I did a lot of criminal litigation and I never heard of a case you couldn't figure out in three years. The massive majority can be figured out in a small fraction of that time.

Posted by: Bill Otis | Mar 2, 2022 8:15:05 PM

I am not sure that the three-year time line is realistic.

I think my state does a decent job of expediting at the appellate level, but even under its time-line: 1) court reporter has three months to prepare the transcript; 2) parties have a combined 105 days to brief the case (60-30-15); 3) court then has to hear argument and right an opinion (typically having to deal with a large number of claims on the appeal). Because capital cases are long and the court reporter has to prepare transcripts when the court is not in session, it is not unusual for the transcript to take longer than the 90 days. Looking at a case in which I represented the State in the initial stages of federal habeas, they actually managed to get the transcript done without an extension, but the briefing took an extra four months. While the argument was set relatively quickly after the end of briefing, it took four months to write the opinion. In short, the direct appeal took approximately fifteen months. While potentially that could be improved slightly, I do not see much room for improvement.

The real delay is in state and federal collateral review.

In my state, the defendant has ninety days after the conclusion of the direct appeal (i.e. mandate) to start their state collateral review. That time is not extended by a cert petition. Counsel is supposed to be appointed within thirty days and counsel is given 120-days (up from 90-days) to finalize the claims for relief. The trial court then has to schedule a hearing (frequently a multi-day hearing) and issue written findings after the hearing. While I know the defense bar would like a longer period to finalize the claims, the reality is that the public defender system can (and often does) assign an attorney to the defendant while the direct appeal is still pending. Realistically, done properly, the trial court part of state collateral review could be completed in one year. In the case noted above, it took three years.

Then, there is the appeal from the denial of state collateral review. The same time standard applies as above. Again, the patter was similar (about four months extension of the briefing schedule, but a quick argument and opinion resulting in a total of fifteen months on appeal.

In short, I think three years is a reasonable period for resolving the state part of a case. Presumably for a federal prisoner (assuming not grant of certiorari), it would be possible to be done in three years. For a state prisoner, there will be some additional time tacked on for federal habeas.

At the federal level, for state prisoners, it would help if federal courts would be willing to find that states have properly opted in on capital cases and follow the accelerated rules. Even under the "normal" rules, the petition should be filed within one-year. Then (giving time for the State to respond and the inmate to file his reply with amended petitions allowed only under exceptional circumstances), it should be possible to schedule the hearing and issue findings within a year, and the appellate rules for the federal system is not that different from my state rules so an additional year to have an appellate opinion. Even giving time for cert, that is 3-4 years after the conclusion of the state process.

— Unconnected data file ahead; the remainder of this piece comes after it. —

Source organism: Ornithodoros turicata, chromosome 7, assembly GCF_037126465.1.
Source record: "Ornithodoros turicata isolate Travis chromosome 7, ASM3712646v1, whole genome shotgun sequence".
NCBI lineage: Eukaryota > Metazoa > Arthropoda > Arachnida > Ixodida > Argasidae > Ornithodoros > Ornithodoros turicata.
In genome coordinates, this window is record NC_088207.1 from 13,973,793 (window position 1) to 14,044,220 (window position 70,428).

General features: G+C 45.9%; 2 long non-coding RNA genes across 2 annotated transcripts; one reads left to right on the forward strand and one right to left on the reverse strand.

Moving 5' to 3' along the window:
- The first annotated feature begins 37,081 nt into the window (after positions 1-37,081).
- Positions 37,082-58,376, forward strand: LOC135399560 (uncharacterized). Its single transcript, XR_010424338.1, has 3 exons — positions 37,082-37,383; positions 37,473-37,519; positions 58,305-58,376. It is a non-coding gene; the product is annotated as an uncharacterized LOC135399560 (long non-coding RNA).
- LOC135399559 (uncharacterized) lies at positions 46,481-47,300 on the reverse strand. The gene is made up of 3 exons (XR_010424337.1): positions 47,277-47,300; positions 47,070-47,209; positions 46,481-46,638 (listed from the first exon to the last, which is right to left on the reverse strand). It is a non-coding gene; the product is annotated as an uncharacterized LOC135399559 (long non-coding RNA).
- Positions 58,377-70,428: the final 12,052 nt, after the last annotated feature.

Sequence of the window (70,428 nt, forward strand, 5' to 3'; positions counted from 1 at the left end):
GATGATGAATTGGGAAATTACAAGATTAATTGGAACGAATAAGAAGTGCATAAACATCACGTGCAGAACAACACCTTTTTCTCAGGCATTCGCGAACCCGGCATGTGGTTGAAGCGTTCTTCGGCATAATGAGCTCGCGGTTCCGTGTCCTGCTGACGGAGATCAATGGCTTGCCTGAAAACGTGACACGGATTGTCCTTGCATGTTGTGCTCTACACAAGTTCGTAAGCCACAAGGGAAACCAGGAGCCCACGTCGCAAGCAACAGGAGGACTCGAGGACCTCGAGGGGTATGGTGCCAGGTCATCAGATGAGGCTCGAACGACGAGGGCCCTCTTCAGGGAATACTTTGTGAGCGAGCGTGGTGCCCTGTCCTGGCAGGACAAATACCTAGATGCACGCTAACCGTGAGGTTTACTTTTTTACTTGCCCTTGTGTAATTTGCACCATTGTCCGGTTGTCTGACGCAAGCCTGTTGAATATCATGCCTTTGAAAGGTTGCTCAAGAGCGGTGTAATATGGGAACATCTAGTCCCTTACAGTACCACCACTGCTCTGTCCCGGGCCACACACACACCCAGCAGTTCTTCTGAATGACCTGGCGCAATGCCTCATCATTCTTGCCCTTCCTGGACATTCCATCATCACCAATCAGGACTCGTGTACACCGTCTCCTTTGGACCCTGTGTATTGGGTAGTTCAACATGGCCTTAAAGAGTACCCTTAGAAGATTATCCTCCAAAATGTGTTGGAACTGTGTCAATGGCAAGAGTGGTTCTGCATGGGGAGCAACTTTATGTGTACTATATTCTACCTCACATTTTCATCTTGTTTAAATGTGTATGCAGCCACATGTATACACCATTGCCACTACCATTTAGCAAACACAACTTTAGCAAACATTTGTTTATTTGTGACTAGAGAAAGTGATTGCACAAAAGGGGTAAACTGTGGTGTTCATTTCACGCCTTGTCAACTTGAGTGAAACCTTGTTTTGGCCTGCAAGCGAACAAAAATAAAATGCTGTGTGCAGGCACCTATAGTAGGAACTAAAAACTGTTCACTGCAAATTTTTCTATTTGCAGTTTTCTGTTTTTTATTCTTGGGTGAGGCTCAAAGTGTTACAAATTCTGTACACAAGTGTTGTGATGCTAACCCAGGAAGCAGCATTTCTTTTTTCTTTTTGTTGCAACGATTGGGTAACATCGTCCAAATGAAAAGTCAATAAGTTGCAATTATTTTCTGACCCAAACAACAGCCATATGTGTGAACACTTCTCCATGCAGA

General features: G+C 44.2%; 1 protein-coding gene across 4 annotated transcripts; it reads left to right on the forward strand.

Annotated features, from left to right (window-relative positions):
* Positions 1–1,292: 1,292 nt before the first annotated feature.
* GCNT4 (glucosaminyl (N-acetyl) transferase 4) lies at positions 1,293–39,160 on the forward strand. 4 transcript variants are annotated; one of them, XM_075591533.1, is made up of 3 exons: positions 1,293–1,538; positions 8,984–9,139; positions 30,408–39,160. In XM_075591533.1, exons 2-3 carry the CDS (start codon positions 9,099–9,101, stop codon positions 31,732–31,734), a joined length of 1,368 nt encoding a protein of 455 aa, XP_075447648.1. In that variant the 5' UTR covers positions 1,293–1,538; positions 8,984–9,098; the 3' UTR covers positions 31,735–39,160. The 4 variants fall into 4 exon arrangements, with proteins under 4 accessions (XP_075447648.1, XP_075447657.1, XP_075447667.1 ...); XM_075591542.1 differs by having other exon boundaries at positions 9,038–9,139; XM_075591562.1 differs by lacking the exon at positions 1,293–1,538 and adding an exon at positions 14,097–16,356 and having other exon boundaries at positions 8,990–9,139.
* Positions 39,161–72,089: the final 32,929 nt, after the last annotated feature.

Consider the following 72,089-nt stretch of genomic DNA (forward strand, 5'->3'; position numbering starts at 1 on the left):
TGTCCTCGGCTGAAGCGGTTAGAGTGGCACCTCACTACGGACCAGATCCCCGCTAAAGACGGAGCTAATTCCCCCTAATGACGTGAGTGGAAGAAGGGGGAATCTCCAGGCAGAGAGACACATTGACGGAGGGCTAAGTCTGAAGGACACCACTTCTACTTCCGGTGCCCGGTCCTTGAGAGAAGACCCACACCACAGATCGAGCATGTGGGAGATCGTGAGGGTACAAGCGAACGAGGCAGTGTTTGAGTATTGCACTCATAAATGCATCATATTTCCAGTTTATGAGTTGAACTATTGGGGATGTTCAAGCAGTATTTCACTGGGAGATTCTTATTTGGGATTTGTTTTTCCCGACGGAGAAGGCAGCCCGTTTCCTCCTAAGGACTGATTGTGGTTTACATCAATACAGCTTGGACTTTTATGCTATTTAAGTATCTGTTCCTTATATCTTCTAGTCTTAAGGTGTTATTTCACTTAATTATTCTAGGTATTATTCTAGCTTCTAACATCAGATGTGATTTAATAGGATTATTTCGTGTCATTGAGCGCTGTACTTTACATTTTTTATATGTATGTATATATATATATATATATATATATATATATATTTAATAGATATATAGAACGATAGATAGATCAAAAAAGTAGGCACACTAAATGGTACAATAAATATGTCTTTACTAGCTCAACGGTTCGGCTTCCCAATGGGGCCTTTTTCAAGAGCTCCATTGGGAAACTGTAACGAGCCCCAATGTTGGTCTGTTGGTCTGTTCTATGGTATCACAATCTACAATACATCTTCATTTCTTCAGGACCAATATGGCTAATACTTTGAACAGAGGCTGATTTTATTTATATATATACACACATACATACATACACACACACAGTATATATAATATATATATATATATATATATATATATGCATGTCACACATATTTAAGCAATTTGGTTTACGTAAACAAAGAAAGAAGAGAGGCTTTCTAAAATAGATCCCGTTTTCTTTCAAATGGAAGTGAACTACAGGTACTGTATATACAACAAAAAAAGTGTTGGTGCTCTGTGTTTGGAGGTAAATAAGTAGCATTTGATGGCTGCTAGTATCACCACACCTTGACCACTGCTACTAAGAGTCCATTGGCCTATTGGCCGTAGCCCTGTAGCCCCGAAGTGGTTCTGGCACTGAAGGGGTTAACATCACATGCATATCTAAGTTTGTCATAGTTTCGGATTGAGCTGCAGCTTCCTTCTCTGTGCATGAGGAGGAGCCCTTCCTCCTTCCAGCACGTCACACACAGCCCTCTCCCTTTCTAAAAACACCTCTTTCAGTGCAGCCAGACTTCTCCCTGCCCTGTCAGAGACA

In short, I would say a reasonable time line is 3-5 years for federal prisoners, and 7-9 years for state prisoners.

Posted by: tmm | Mar 3, 2022 11:40:35 AM

Just FYI. In the case that I worked on (over six years ago when the federal habeas proceeding was just starting), it has now been fourteen years since sentence was imposed. The cert petition on the federal habeas is on the March 18 conference. So, assuming that cert is denied, it will be just under fifteen years by the time that the execution is scheduled and carried out.

Posted by: tmm | Mar 3, 2022 11:46:00 AM

tmm --

Timelines don't fall out of the sky. We create them. We also allocate (or decline to allocate) the resources that could make for a much more efficient system. Where there's a will -- a will to do better, that is -- there's a way.

The present amount of delay in capital cases (running maybe 14 or 15 years on average, IIRC) is scandalous and bespeaks a complete lack of seriousness. One thing we could do for starters is require courts to prioritize, and then expedite on a stated schedule, the disposition of such cases, and give them the resources to do it.

As an aside, I read your comments with interest because they are always well informed, on topic, bereft of all the personal stuff, and fair minded. I hope you will say more.

Posted by: Bill Otis | Mar 3, 2022 1:54:37 PM

death penalty should be abolished

Posted by: k66 | Jun 23, 2022 4:51:43 AM